Restaurant Story

I’m a little embarrassed to put up this post, but it’s okay because 90% of my friends probably don’t read this space anyway (Oh, wait.  What’s that sudden increase of views from Canada lately even though I haven’t put up new posts since last week?  Whatever.)  My revelation: I’VE BEEN PLAYING RESTAURANT STORY for the last two days!  Like an addicted nitwit   It’s pretty funny because the first time that a friend of mine said she had to pause our face-to-face conversation due to the fact that she had to “collect” tips or “serve” food so that it wouldn’t spoil, I was all are-you-f’ing-kidding-me face.  I’ve never been into this kind of game — the ones that millions of people play on facebook and where they constantly send you requests for stuff like “do you have a pitcher of milk” because I think it’s a huge waste of time.  Why would I play on some pre-created fantasy world that has no benefit to my real world?! (And yes, I’m fully aware that the world has moved onto the next craze of Candy Crush instead.)

Sadly, the other day, I was thinking about this game, and because I recently acquired an ipad bought my mom an ipad, I searched up the game and downloaded it and within seconds had my own restaurant set up with selling fruit salads and omelettes and whatnot.  I was hooked.  The point of the game is so fun, yet so tedious and TIME-CONSUMING.  Time that I actually don’t have.  I ended up playing the entire night.  The worst thing about the game is that when you cook certain objects, you have to wait for it to be “done”.  Once it’s cooked, then you have to “serve” it, otherwise it’ll spoil and then you would have wasted your fake money and your fake customers would be all sad-faced in this fantasy world.  So it’s not just a simple game where you can play for a few minutes and then quit.  You have to go back constantly and check up on your food and clear the tips that your neighbours leave you — and that’s another thing, you have to go out into your virtual community to make neighbours so that you can later ask them for essential items to move up in levels.  Whoever thought of this game is a genius.  Because then you’re glued to your game all day long because if your stew is going to be ready in 1 hour and 5 minutes, and your salad will have to be tossed in 22 minutes, of course you’re going to want to stay on that game until your salad is done so that you can toss it.  But once you’ve waited for the salad to be ready, wouldn’t you want to wait for the stew to be done too so that you can serve it to your customers immediately without wasting time?  Not to mention that pot of spaghetti that takes 24 hours to cook because surely you don’t want to have wasted 24 hours of your life if you leave it for too long and it spoils.  Anyway, long story short because I know most of you really don’t care about all of the amazing food options they have in the game, I had established a pretty nice restaurant and customer rating by the time I spent my whole night playing on it.  (Oh, and I started playing Bakery Story too.  It’s the same idea except that you sell bakery items.  Duh.  So then I had two restaurants under my thumb.  Pretty fun.)  Anyway, as of right now, which is probably 40 hours after I started the whole time-wasting thing, I can say I’m done.  Seriously.  This has no benefit to my career — other than learning the existence of food items that I have not heard of so that if I ever steno a case/show that has lots of food names like Yorkshire pudding and red velvet cookies, I would be prepared.  I would rather have my fingers tapping at my steno keyboard than at a flat screen constantly to “prepare”, “collect tips”, etc.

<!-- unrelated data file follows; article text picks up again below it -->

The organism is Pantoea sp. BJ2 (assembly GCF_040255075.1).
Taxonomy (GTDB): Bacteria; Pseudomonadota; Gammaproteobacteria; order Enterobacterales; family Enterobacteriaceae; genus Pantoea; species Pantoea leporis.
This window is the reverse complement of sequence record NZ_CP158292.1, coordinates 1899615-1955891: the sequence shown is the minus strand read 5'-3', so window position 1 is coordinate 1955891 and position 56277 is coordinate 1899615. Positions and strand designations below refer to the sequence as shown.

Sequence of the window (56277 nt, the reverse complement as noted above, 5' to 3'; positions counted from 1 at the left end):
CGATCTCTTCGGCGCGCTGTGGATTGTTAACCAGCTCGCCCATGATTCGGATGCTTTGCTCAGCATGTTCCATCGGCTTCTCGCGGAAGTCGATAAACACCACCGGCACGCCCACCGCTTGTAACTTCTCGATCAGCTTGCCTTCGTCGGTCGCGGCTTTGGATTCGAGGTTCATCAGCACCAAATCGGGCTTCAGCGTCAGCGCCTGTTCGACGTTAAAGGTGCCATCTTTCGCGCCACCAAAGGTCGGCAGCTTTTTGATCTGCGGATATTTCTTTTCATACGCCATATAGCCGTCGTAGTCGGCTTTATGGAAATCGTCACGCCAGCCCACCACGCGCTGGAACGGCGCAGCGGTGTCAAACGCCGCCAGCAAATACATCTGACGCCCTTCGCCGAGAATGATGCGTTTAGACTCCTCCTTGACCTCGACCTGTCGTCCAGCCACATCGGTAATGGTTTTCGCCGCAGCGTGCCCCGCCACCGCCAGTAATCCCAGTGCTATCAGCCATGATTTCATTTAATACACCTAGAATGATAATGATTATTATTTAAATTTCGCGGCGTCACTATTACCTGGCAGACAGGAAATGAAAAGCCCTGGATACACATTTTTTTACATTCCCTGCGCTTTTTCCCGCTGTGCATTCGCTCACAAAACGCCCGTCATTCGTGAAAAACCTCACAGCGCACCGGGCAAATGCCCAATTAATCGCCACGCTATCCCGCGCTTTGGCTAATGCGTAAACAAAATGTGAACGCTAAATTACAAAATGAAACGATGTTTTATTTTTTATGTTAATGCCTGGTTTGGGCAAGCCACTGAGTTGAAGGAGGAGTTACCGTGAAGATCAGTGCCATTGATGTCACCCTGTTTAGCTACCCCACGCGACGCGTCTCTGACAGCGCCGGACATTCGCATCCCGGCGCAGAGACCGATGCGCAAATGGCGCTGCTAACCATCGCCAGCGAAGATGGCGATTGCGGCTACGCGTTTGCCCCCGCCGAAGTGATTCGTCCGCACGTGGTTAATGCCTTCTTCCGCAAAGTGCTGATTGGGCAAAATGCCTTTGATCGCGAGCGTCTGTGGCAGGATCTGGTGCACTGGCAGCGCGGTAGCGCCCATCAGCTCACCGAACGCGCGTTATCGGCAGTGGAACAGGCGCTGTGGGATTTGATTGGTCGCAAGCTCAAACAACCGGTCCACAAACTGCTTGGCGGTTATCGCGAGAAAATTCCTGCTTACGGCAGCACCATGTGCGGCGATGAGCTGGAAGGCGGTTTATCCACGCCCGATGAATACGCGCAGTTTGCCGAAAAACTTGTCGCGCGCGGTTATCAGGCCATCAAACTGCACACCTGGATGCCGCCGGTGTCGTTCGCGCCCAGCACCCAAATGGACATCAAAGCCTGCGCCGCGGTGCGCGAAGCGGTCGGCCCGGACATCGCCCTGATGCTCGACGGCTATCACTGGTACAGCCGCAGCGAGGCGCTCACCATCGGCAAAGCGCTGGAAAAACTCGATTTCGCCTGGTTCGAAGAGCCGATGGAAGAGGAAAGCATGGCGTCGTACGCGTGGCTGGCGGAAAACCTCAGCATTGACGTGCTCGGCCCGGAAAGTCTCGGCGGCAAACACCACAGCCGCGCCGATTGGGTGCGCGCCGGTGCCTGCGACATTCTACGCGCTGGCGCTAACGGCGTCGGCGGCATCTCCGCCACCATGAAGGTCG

And, because I have allll the time in the world — no really, I actually don’t — here are some screenshots of my amazing restaurant(s).  May these never reach level 99 because then I would probably be out of a real job.

For every dish that you make, the portions decrease as more customers eat it, so you constantly have to go back to refill your restaurant. Arghhhh

The moment when the restaurant became specialized in grilled cheese sandwiches because that was the only thing available — the rest of the dishes were still cooking.

Look at how pretty the foods all are! As a food-lover, it’s easy to understand why this game was so hard to resist.  In this picture, you can see the seafood paella, fruit salad, cheeseburgers, stew, eggs on a basket (?!), and boiled lobster. SOOO cool right!!

Here’s a shot of my bakery. You can see all of the items I had in here. The bakery actually was better to play because the items didn’t take as long to make and they’re SO pretty too! Here you can see my expresso cups, red velvet cookies, chocolate cherry trifle cake, brownies, chocolate tarts, and sparkling cider in progress. Oh, and those chocolate cookies are ready for my last ingredient to be added — love (aww!).

How my bakery looks <3. Look at my efficient way of organizing all of the tables and chairs to maximize both seating and aesthetics! In the middle of the room, I also have hot chocolate, chocolate cake, and croissants for sale.

The ridiculousness of the game — having to wait for your food to cook. Here you can see the curry pomme frites taking 9 hours and 52 minutes to cook. Also on the wait is the stew (which takes 2 days!), the chocolate fondue (16 hours), and the heart steaks (2 hours).

Last shot of my restaurant in full swing. So many customers! Haha.  In this shot you can also see spaghetti, lovey pancakes, and macaroni and cheese.

About stenoodie

I'm a stenographer, foodie, avid traveller, and new mom who loves to share her experiences with the world.
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